Monday, October 11, 2010

Independence

I believe one of the most important things I can teach my students is independence. Whenever I am asked about my teaching philosophy, that word is always forefront. If you come into my room you might hear me tell a kiddo that I won't tie their shoes. They need to try it themselves or ask a friend. You might hear me tell a child that, "no, I won't open your snack. Ask a friend." I think it's incredibly important for these five year olds to understand that self-sufficiency is the bedrock of their success. If they can't do something, that's okay, but ask a friend. If a five year old is tying another five year old's shoes, they are both benefiting from that experience. The shoe-tying kid is strengthening their skills through practice and teaching through example. The shoe tie-ee is likely paying more attention because if their friend can do it, why can't they?

Sorting buttons...

I feel independence doesn't stop at basic life skills such as opening a Capri-Sun or tying a shoe. Most of my teaching consists of a focus lesson followed by independent learning centers. This structure carries over in literacy and math. I work really hard and setting routines and expectations so that a student knows what their job is, knows what to do at the job, and knows what to do when done. All without my assistance. This frees me up to work one-on-one with kids, to do our ever growing assessments, to work with a small group, or lately to chat with colleagues or reply to emails. It's the lately part that's making me feel just a tad guilty.

Um, hello TEACHER?! You're a teacher right? Shouldn't you be TEACHING? That's what the little teacher-nerd sitting on my shoulder is saying.

Color sort...

Of course I don't think I should go into these independent groups and shake it up with teacher-led instruction, but I do think I need to get a bit more involved. My fabulous co-teacher suggested I follow her lead and make check-lists for learning objectives I am looking for. Then while my wonderfully independent kiddos are working, I can circulate around the room making notes of who is demonstrating what. I love this idea and need to get cracking on these checklists. It will certainly make me feel more productive, it will force me to see if my centers are successfully supporting the learning objectives, and it will decrease the chance of my boss showing up in my room while my kids are at centers and I am emailing our IT guy about the latest gadget I want.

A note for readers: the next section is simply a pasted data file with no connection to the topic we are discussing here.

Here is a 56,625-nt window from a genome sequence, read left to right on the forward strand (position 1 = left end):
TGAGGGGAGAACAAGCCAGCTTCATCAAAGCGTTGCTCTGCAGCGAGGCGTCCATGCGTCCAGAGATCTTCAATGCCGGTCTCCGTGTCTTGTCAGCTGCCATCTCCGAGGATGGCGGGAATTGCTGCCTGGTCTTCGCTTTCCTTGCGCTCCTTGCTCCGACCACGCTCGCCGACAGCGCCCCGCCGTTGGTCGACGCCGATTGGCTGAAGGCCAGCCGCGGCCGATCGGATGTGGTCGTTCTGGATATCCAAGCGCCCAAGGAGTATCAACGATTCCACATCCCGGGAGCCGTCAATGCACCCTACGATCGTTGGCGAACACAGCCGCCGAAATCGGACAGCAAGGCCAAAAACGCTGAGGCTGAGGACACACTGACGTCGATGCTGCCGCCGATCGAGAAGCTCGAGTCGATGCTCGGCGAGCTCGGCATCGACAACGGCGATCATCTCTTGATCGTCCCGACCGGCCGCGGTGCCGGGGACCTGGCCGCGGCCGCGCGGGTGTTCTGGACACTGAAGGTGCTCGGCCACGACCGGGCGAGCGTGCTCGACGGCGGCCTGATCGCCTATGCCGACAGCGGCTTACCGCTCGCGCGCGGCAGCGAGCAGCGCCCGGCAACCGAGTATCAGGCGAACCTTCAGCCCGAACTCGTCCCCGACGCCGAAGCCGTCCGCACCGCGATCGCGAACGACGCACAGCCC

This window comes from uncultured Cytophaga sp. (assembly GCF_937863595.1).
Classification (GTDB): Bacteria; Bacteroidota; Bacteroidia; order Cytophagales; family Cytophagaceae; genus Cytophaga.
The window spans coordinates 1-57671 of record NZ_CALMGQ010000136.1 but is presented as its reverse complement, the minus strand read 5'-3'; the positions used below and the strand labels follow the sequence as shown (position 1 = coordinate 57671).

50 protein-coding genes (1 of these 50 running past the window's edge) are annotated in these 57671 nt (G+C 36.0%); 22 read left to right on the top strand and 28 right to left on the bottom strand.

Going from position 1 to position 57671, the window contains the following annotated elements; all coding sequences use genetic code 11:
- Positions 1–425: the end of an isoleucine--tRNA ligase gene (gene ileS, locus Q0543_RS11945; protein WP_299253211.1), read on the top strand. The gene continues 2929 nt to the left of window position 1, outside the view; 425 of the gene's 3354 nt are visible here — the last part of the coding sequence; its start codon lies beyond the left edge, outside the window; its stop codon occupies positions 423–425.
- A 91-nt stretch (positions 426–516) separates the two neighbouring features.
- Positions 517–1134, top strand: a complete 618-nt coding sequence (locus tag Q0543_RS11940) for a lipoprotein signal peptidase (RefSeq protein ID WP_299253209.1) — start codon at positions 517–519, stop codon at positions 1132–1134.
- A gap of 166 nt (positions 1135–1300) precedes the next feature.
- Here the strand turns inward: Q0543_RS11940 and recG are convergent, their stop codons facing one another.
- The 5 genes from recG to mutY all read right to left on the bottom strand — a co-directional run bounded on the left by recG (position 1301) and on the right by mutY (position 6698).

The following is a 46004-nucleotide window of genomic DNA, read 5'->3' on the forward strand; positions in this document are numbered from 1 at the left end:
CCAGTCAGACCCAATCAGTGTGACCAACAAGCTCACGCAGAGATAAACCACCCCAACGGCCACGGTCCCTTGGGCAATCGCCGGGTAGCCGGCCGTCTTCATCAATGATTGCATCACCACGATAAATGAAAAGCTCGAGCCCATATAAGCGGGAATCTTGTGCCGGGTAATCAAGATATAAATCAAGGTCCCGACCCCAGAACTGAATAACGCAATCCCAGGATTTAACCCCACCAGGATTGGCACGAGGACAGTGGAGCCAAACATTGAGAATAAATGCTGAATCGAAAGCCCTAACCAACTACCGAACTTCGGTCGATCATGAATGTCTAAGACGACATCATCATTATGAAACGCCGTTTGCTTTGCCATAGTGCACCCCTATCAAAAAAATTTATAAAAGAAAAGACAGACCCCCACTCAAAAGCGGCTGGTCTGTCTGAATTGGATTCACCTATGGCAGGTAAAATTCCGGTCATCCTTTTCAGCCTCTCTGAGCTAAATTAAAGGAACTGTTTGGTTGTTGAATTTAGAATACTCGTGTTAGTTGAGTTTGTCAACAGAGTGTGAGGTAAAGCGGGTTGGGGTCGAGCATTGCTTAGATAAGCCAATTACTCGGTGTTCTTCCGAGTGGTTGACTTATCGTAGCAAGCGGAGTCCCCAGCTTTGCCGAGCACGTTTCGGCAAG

Number dominos...

2 comments:

Angela said...

"If you come into my room you might hear me tell a kiddo that I won't tie their shoes. They need to try it themselves or ask a friend. You might hear me tell a child that, "no, I won't open your snack. Ask a friend."

When I read that, I thought of my first year teaching (as a HeadStart teacher). I was in a very tough neighborhood and had the same classroom norms as you. A very, very scary looking mom walked into the room one day and got about 4 inches from my face and said, "My daughter says you won't open her milk carton, you told her to have a friend do it." I told her yes, that was correct, we use something called the 3 Before Me rule. She said, "So what, you too lazy to open her milk? You the teacher! What do they pay you to do in here?"

Sigh.

Mandy said...

I'm glad to read this. I had another teach try to make me feel bad the other day because I wouldn't tie a kid's shoe. Thank you.